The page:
Update from OS X 10.8 to 10.10, then roll back?

Discussion in 'macOS' started by ArtOfWarfare, May 26, 2015.

  1. ArtOfWarfare macrumors 604

    ArtOfWarfare

    Joined:
    Nov 26, 2007
    #1
    I need to develop an iOS 8 app while I'm on a trip. This necessitates a laptop running 10.10 (Yosemite). My 2008 MBA can't update to that. So a relative is loaning me their 2012 MBP.

    Here's the problem: it's running OS X 10.8 (Mountain Lion). I know how to update it to 10.10 just fine, but the relative is highly resistant to change - I need to update it for the two weeks that I'm borrowing it, then restore it to its current state, 10.8 and all, without any hint of the fact that it had been running 10.10 for the two weeks.

    Also, I'm strapped for cash (if I wasn't, I'd just buy myself a new laptop). I can't afford buying any new hardware. The harddrive in the laptop has, according to About This Mac, "486.24 GB free out of 499.25 GB".

    Maybe if there's some way to like, install OS X Yosemite on a separate partition, then obliterate that partition and rejoin the space it took up to the existing 10.8 install, that would be perfect.

    I'd appreciate any help anyone has. Please include steps for what exactly I need to do (I know I just used the word "partition", but I don't really know how to do that, especially not on OS X. I've done some stuff kind of like it on Red Hat before... does OS X use a logical volume manager?)
     
  2. ArtOfWarfare thread starter macrumors 604

    ArtOfWarfare

    Joined:
    Nov 26, 2007
    #2
    This looks like it could be super useful:

    http://osxdaily.com/2011/03/12/how-to-install-dual-boot-mac-os-x-10-7-lion-and-10-6-snow-leopard/

    Just one thing that concerns me... they mentioned having an OS X installer application. Does Mavericks and Yosemite have a similar application that they utilize for installation? It seemed to me that the process was you clicked "Update" in the Mac App Store, then your computer rebooted into some kind of "set me up for Yosemite"-mode or something like that... maybe I'm not remembering properly...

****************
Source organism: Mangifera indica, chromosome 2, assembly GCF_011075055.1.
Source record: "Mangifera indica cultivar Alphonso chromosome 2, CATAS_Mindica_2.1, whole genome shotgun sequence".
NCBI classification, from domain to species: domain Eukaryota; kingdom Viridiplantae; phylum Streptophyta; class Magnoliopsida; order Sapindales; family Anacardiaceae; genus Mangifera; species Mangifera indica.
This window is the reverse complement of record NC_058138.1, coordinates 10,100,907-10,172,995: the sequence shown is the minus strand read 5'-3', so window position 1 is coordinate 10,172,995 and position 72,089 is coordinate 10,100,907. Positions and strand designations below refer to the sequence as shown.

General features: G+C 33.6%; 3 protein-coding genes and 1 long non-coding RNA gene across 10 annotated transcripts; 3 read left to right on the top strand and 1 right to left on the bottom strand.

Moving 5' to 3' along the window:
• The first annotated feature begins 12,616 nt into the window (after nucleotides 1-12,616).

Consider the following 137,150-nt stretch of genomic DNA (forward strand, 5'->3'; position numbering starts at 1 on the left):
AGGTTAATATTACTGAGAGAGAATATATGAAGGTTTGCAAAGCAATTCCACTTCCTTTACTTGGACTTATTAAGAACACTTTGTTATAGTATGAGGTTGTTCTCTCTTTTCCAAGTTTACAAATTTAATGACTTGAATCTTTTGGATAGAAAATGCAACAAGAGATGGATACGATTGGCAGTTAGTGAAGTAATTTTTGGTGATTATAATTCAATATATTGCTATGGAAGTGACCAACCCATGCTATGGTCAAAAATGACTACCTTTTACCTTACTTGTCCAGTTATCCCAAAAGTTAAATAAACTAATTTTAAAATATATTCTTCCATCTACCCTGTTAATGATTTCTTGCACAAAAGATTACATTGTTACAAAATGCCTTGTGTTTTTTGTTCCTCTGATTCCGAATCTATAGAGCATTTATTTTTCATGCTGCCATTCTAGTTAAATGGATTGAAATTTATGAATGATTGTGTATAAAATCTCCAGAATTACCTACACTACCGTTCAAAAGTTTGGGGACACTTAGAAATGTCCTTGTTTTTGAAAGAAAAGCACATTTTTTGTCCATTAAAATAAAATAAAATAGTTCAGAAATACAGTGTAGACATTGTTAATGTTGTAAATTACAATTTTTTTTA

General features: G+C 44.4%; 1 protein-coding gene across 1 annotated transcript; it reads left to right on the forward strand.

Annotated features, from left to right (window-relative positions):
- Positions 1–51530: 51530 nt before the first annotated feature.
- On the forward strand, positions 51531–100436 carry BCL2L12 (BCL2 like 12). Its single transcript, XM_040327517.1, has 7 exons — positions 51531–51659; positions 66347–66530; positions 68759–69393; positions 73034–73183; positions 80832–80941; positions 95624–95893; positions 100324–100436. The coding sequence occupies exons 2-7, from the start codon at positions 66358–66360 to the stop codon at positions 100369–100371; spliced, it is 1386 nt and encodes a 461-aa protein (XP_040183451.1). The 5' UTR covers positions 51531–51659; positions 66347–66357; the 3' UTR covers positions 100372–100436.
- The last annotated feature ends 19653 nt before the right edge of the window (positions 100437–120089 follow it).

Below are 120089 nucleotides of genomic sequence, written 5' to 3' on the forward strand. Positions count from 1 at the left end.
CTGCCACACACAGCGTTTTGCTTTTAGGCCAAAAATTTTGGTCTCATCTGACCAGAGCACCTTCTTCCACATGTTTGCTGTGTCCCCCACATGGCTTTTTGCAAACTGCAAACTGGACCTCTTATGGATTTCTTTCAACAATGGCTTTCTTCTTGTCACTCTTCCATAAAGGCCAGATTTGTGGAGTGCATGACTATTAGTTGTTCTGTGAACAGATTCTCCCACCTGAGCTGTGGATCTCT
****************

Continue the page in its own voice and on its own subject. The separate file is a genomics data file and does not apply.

3. hallux, May 26, 2015
    Last edited: May 26, 2015

    hallux macrumors 68020

    hallux

    Joined:
    Apr 25, 2012
    #3
    When you select to update from the Mac App Store the computer downloads an installer to the Applications folder and auto-launch the update, CMD-Q on the update window. You can then create an installer drive (16 GB or larger USB drive needed according to the link). Once you've done that, I THINK you can just follow the instructions in the article you linked.

    Please don't take this as gospel just yet. To be ABSOLUTELY safe, you could always make a SuperDuper or Carbon Copy Cloner copy of their system to return it to pre-loan condition, as long as you have a drive of equal or larger size that you don't mind formatting. It also goes without saying, be ABSOLUTELY sure they have a current full backup of their own before you start playing with it.
     
  4. chown33 macrumors 604

    Joined:
    Aug 9, 2009
    #4
    There's only about 13GB in use on the MBP's disk. Create a partition on any disk you already have that's at least that big (maybe 2GB bigger). Then Carbon Copy Clone the disk to that partition. Confirm that its bootable by booting from it on the source machine.

    You now have a restorable duplicate of the original disk.

    You can now proceed to erase, partition, install whatever you want on the 2012 MBP.

    To restore, simply erase the MBP disk and Carbon Copy Clone the saved partition back to it.

    A 16GB SD card costs well under $20, and would be more than adequate for copying the original system to. You can even boot from it to test it. A USB 3 flash drive will also work. I've booted from both of these before, and while a bit slow, they do work.


    Oh, and OS X partitions are created and managed in Disk Utility.app. If you've never done OS X partitions before, you should practice on a disk (or SD card or USB flash drive) whose contents you don't care about. This is also why you should confirm that the cloned copy is actually bootable by booting from it. This is all to avoid digging yourself a hole you can't get out of.
     

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